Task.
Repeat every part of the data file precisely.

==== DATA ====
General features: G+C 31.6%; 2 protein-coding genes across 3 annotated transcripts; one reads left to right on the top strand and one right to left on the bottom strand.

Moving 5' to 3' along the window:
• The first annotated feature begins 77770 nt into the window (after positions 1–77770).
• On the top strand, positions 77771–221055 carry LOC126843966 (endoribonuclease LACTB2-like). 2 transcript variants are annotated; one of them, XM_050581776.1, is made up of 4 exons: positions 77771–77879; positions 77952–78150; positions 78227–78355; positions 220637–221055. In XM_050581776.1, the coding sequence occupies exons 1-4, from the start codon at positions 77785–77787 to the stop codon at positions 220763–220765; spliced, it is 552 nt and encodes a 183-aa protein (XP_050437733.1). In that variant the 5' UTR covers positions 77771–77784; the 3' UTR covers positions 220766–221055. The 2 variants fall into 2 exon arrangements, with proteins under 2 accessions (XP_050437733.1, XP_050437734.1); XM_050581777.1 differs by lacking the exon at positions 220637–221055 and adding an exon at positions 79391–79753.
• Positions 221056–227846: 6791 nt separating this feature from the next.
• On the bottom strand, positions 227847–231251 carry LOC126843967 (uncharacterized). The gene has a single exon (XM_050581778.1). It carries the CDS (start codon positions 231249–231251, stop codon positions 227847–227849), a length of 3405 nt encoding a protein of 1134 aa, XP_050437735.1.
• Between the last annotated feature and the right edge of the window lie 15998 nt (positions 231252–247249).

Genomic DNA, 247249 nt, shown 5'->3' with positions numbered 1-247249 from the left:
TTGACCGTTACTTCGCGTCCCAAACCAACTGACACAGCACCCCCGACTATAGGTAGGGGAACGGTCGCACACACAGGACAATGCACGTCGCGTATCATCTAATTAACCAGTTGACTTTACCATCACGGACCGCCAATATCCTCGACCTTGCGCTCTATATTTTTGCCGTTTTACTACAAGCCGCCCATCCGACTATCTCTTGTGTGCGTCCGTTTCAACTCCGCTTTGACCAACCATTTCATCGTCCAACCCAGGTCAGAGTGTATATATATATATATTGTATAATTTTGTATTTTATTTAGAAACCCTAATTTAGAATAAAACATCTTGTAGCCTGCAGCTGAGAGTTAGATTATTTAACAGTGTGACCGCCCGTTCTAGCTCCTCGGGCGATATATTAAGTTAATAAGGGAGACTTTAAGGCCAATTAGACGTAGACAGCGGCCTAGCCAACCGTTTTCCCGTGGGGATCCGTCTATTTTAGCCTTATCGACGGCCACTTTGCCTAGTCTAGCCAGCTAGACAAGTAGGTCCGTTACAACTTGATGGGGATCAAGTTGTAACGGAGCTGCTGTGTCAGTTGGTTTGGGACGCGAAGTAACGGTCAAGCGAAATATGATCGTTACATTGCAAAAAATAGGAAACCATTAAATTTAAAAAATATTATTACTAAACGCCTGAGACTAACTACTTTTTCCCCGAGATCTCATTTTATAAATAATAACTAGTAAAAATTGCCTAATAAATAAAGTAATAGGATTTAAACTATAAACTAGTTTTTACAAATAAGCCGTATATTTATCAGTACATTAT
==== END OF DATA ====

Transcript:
General features: G+C 31.6%; 2 protein-coding genes across 3 annotated transcripts; one reads left to right on the top strand and one right to left on the bottom strand.

Moving 5' to 3' along the window:
• The first annotated feature begins 77770 nt into the window (after positions 1–77770).
• On the top strand, positions 77771–221055 carry LOC126843966 (endoribonuclease LACTB2-like). 2 transcript variants are annotated; one of them, XM_050581776.1, is made up of 4 exons: positions 77771–77879; positions 77952–78150; positions 78227–78355; positions 220637–221055. In XM_050581776.1, the coding sequence occupies exons 1-4, from the start codon at positions 77785–77787 to the stop codon at positions 220763–220765; spliced, it is 552 nt and encodes a 183-aa protein (XP_050437733.1). In that variant the 5' UTR covers positions 77771–77784; the 3' UTR covers positions 220766–221055. The 2 variants fall into 2 exon arrangements, with proteins under 2 accessions (XP_050437733.1, XP_050437734.1); XM_050581777.1 differs by lacking the exon at positions 220637–221055 and adding an exon at positions 79391–79753.
• Positions 221056–227846: 6791 nt separating this feature from the next.
• On the bottom strand, positions 227847–231251 carry LOC126843967 (uncharacterized). The gene has a single exon (XM_050581778.1). It carries the CDS (start codon positions 231249–231251, stop codon positions 227847–227849), a length of 3405 nt encoding a protein of 1134 aa, XP_050437735.1.
• Between the last annotated feature and the right edge of the window lie 15998 nt (positions 231252–247249).

Genomic DNA, 247249 nt, shown 5'->3' with positions numbered 1-247249 from the left:
TTGACCGTTACTTCGCGTCCCAAACCAACTGACACAGCACCCCCGACTATAGGTAGGGGAACGGTCGCACACACAGGACAATGCACGTCGCGTATCATCTAATTAACCAGTTGACTTTACCATCACGGACCGCCAATATCCTCGACCTTGCGCTCTATATTTTTGCCGTTTTACTACAAGCCGCCCATCCGACTATCTCTTGTGTGCGTCCGTTTCAACTCCGCTTTGACCAACCATTTCATCGTCCAACCCAGGTCAGAGTGTATATATATATATATTGTATAATTTTGTATTTTATTTAGAAACCCTAATTTAGAATAAAACATCTTGTAGCCTGCAGCTGAGAGTTAGATTATTTAACAGTGTGACCGCCCGTTCTAGCTCCTCGGGCGATATATTAAGTTAATAAGGGAGACTTTAAGGCCAATTAGACGTAGACAGCGGCCTAGCCAACCGTTTTCCCGTGGGGATCCGTCTATTTTAGCCTTATCGACGGCCACTTTGCCTAGTCTAGCCAGCTAGACAAGTAGGTCCGTTACAACTTGATGGGGATCAAGTTGTAACGGAGCTGCTGTGTCAGTTGGTTTGGGACGCGAAGTAACGGTCAAGCGAAATATGATCGTTACATTGCAAAAAATAGGAAACCATTAAATTTAAAAAATATTATTACTAAACGCCTGAGACTAACTACTTTTTCCCCGAGATCTCATTTTATAAATAATAACTAGTAAAAATTGCCTAATAAATAAAGTAATAGGATTTAAACTATAAACTAGTTTTTACAAATAAGCCGTATATTTATCAGTACATTAT